When I first saw the Chamois Hagar at Grinduro last year, I was immediately drawn to the frame design. The tubing profiles are beefy, yet the transitions between the larger diameter tubes to, say, the seat stays are so elegant and fluid that I spent a good long while documenting them to the best of my abilities. Speaking of the seat stays, just look at how they’re shaped to offer a bit of vertical movement, offering a bit of, sigh, compliance, while instilling confidence and reducing the full-on-party, white knuckle sensation of the front geometry. The rear triangle for sure keeps this bike planted in a controlled manner.

Yet, part of me really wishes the stays were a smidge longer for mud clearance. Say, 440mm conservatively. Personally, I didn’t have any issues with mud during this review period, yet as I was shooting this bike, a big storm rolled in and I got very anxious because the mud in these parts can be debilitating. The last thing I want is to return a bike with rock/sand/dirt/glass wear because the aforementioned baddies were encapsulated in mud that raked itself down the seat tube as I pedaled home getting pelted with hail. Oh, hail nah.

At the chainstays, there’s plenty of room, but again, steps could be taken to widen them, like for example the choice of a road crank on what is not your typical road bike made me scratch my head. There’s no harm done in a wider q-factor, from say a mountain bike, on a bike like this. It’ll offer up a little more room down there.

Back up to the front of the bike, let’s look at that gorgeous, big head tube. The internal routing ports are clean and the fork appears to be a long, oozing drip that tapers off to the front hub.

Yet, what I can’t help but point out, there’s only so much tucking and hucking you can do and if this bike has numerous provisions for bottles and bags, why not open the front triangle up a bit to allow for a bigger frame bag. This bike would be so naughty on a bikepacking trip and a larger triangle would offer up some more storage space, for like, you know, drugs and stuff.

Ride the Beast Straight to Hell, or dont…

With a geometry like this, some people have predicted that the bike will “climb like a dog” to which I argue, it climbs like a hell hound. Ever climb a modern mountain bike? The Chamois Hagar size large has a 74º seat tube, which is not a 77º, but it’s far from a 72º, and if you ride on the saddle nose when you’re climbing singletrack, you are effectively steepening this angle, which is great for getting closer to the bike’s bottom bracket, while keeping that rear tire gripping.

That, combined with the trail, and the Chamois Hagar peels up singletrack with ease. Switchbacks are nada thang and likewise, fire roads are very comfortable. With this bike’s fit geo and reach numbers, you can really sit in on the climb comfortably, then when you get to the top and begin to descend, there’s enough time to put on your gloves or jacket, while rolling due to the super-stable trail number.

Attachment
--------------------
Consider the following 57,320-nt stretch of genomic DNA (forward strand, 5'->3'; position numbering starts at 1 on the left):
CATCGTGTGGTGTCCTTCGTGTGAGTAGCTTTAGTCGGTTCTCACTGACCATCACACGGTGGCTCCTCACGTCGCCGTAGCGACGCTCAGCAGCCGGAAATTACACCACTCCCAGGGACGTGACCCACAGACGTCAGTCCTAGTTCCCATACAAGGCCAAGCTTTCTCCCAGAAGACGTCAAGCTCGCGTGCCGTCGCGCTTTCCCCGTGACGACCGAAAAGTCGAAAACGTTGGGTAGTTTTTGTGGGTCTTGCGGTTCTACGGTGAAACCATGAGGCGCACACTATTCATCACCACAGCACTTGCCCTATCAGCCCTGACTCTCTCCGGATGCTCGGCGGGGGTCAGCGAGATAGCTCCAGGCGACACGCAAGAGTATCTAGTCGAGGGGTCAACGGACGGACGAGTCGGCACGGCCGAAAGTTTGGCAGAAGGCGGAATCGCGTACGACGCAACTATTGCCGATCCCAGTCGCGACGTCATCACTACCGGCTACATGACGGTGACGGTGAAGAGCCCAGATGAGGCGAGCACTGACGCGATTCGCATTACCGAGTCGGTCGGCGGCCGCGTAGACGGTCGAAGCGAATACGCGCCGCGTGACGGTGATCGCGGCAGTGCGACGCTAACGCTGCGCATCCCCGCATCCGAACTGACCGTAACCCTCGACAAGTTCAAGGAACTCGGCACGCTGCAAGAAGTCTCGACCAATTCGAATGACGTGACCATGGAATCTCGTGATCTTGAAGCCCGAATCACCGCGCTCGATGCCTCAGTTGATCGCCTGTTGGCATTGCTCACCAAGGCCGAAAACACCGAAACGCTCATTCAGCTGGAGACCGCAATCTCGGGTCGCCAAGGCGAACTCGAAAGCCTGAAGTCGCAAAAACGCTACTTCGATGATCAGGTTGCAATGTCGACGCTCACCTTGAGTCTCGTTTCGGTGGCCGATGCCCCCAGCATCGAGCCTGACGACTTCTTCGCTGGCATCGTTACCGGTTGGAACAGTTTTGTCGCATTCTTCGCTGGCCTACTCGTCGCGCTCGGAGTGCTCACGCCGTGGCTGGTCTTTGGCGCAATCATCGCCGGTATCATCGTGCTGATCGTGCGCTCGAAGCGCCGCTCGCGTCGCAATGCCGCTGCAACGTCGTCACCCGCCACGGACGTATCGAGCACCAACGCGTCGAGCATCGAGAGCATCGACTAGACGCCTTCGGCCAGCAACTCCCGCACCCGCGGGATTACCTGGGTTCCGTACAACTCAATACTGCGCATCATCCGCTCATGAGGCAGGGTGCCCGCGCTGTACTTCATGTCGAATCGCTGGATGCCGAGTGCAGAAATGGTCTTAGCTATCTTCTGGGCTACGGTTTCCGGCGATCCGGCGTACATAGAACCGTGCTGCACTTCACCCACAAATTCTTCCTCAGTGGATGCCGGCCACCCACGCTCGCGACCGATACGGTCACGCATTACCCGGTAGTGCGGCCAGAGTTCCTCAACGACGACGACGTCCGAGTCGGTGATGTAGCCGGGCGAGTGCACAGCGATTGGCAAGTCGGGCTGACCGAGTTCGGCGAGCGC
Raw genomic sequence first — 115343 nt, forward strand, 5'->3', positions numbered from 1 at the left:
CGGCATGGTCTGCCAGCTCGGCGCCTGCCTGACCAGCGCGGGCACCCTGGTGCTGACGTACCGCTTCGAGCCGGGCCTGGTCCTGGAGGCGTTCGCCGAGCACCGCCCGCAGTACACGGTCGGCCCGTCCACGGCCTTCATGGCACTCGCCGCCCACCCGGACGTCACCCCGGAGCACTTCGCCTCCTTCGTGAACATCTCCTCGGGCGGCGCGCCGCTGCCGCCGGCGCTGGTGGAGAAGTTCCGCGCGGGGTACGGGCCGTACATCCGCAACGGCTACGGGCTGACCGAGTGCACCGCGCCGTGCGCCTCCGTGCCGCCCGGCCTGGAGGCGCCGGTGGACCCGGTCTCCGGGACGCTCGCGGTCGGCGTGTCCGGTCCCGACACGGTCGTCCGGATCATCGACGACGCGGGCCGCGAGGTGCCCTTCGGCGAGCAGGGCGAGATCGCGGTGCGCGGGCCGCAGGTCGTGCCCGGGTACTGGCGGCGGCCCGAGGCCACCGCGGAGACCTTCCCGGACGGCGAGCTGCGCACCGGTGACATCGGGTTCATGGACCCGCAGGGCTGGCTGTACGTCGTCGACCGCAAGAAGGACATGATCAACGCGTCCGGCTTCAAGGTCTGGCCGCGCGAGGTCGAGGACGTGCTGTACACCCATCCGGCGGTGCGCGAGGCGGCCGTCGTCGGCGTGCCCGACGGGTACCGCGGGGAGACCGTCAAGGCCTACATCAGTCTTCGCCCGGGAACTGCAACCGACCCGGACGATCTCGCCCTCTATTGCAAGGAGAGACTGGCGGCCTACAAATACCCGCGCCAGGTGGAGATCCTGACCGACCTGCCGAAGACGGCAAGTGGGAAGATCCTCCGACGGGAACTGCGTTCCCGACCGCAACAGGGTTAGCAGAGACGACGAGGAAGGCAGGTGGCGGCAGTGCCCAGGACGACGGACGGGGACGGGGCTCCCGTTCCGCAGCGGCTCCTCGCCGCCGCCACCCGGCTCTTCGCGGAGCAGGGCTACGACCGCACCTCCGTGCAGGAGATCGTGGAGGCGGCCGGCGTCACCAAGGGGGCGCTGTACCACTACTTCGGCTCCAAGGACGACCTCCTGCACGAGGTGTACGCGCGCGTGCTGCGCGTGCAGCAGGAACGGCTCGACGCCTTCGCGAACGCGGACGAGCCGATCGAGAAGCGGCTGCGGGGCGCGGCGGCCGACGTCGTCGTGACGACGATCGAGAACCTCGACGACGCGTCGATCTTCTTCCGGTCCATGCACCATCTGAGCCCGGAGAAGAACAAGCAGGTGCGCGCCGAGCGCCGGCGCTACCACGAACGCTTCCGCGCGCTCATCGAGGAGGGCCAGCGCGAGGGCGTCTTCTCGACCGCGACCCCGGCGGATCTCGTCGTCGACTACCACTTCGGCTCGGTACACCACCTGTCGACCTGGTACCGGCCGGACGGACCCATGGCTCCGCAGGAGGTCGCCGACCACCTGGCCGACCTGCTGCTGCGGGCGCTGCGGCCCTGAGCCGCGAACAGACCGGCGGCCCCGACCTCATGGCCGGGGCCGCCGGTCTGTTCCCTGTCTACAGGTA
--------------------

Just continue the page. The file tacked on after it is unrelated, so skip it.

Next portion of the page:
Descending is a no-brainer. It’s super stable up front, yet snappy enough on the rear to flick it around turns or avoid a pothole. It shralps dirt roads, double track, and single track. As much as you’d expect a rigid gravel bike with said geometry numbers.

What I will say is the ride quality takes a little bit to get used to so don’t take one around the block and call it garbage. Take it on a real ride and suddenly your 72º head tube bike will feel like a squirrel that got into your drugs at camp. By comparison, my Sklar, which I felt like was slack on the front end, has a 71º head angle!

All this is grossly overshadowed by how light this bike is! As this size large sits right now, with a spare tube and tool roll, two bottles, metal pedals, it rolls in at 20lbs.

Take It Or Leave It

So you’ve read through all 1500 words and still aren’t convinced. Cool, no worries! This bike isn’t for everyone, and to be honest, it’s easy for me to assign silly phrases and biblical armageddon symbolism on a silly bike review because it’s not my bike, I didn’t pay for it, and I send it back when this is all done. BUTTTTTTTTT if I was a mountain biker that was turned off by most gravel bikes, or a roadie that was afraid of mountain bikes, or a gravel rider who hates riding the singletrack sections of races on a 73º head angle gravel bike, I would at least try one out, it’s sacrilicious!

The pricing of this bike is not crazy expensive when compared to other similarly-spec’d bikes but it ain’t cheap either. The frameset is the most accessible at $2,799. The GRX build without the ENVE upgrade is $4,799, and the SRAM AXS build is $5,899. As for this build, the ENVE upgrade package on GRX comes in at $7,539 and the AXS ENVE is $8,639.

TLDR: For those who don’t want to read this whole review. Hey, it’s ok! Let’s break this down for ya in easier to consume terms…

What Evil nailed on this bike:
-the name
-the raw carbon aesthetic
-the build kits
-the geometry
-the provisions for bottles, cargo bags, etc.
-the dropper integration!
-the price! when compared to other offerings in this market.

What Evil could improve upon for V2:
-more frame bag space, please…
-longer chainstays for more mud clearance
-MTB cranks/Q-factor, ATMO
-ditch the flat-mount brakes.

Got a bone to pick with this bike? Drop it in the comments. Got questions? Drop them in there too. Hate my review, lemme know! ;-)

Any other questions can most likely be answered at